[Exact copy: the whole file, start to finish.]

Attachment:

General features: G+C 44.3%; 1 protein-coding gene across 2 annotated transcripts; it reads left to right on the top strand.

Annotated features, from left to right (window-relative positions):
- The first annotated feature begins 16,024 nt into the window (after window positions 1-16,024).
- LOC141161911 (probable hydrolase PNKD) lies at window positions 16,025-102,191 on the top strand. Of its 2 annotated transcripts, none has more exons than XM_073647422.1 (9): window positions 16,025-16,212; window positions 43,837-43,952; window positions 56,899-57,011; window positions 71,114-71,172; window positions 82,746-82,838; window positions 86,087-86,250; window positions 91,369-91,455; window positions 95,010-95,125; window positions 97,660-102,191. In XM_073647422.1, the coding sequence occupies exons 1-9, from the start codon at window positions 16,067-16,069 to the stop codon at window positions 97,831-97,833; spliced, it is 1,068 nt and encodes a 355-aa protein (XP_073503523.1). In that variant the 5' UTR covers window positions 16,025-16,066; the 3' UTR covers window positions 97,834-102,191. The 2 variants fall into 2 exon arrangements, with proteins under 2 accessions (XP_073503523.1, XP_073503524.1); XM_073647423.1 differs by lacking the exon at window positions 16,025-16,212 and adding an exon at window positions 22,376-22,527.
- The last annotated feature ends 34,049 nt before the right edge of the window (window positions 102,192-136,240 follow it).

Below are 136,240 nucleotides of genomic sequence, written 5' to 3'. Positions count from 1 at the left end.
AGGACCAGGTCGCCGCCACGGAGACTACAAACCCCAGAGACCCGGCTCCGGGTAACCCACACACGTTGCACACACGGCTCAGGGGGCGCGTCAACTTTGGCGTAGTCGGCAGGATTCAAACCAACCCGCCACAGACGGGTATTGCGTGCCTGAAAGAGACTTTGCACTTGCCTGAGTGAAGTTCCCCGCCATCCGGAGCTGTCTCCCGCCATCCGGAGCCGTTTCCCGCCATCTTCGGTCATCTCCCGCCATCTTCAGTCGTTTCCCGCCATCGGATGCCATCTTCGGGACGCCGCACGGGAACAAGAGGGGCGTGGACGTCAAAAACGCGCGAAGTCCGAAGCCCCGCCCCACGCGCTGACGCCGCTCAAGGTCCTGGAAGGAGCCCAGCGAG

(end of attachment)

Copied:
General features: G+C 44.3%; 1 protein-coding gene across 2 annotated transcripts; it reads left to right on the top strand.

Annotated features, from left to right (window-relative positions):
- The first annotated feature begins 16,024 nt into the window (after window positions 1-16,024).
- LOC141161911 (probable hydrolase PNKD) lies at window positions 16,025-102,191 on the top strand. Of its 2 annotated transcripts, none has more exons than XM_073647422.1 (9): window positions 16,025-16,212; window positions 43,837-43,952; window positions 56,899-57,011; window positions 71,114-71,172; window positions 82,746-82,838; window positions 86,087-86,250; window positions 91,369-91,455; window positions 95,010-95,125; window positions 97,660-102,191. In XM_073647422.1, the coding sequence occupies exons 1-9, from the start codon at window positions 16,067-16,069 to the stop codon at window positions 97,831-97,833; spliced, it is 1,068 nt and encodes a 355-aa protein (XP_073503523.1). In that variant the 5' UTR covers window positions 16,025-16,066; the 3' UTR covers window positions 97,834-102,191. The 2 variants fall into 2 exon arrangements, with proteins under 2 accessions (XP_073503523.1, XP_073503524.1); XM_073647423.1 differs by lacking the exon at window positions 16,025-16,212 and adding an exon at window positions 22,376-22,527.
- The last annotated feature ends 34,049 nt before the right edge of the window (window positions 102,192-136,240 follow it).

Below are 136,240 nucleotides of genomic sequence, written 5' to 3'. Positions count from 1 at the left end.
AGGACCAGGTCGCCGCCACGGAGACTACAAACCCCAGAGACCCGGCTCCGGGTAACCCACACACGTTGCACACACGGCTCAGGGGGCGCGTCAACTTTGGCGTAGTCGGCAGGATTCAAACCAACCCGCCACAGACGGGTATTGCGTGCCTGAAAGAGACTTTGCACTTGCCTGAGTGAAGTTCCCCGCCATCCGGAGCTGTCTCCCGCCATCCGGAGCCGTTTCCCGCCATCTTCGGTCATCTCCCGCCATCTTCAGTCGTTTCCCGCCATCGGATGCCATCTTCGGGACGCCGCACGGGAACAAGAGGGGCGTGGACGTCAAAAACGCGCGAAGTCCGAAGCCCCGCCCCACGCGCTGACGCCGCTCAAGGTCCTGGAAGGAGCCCAGCGAG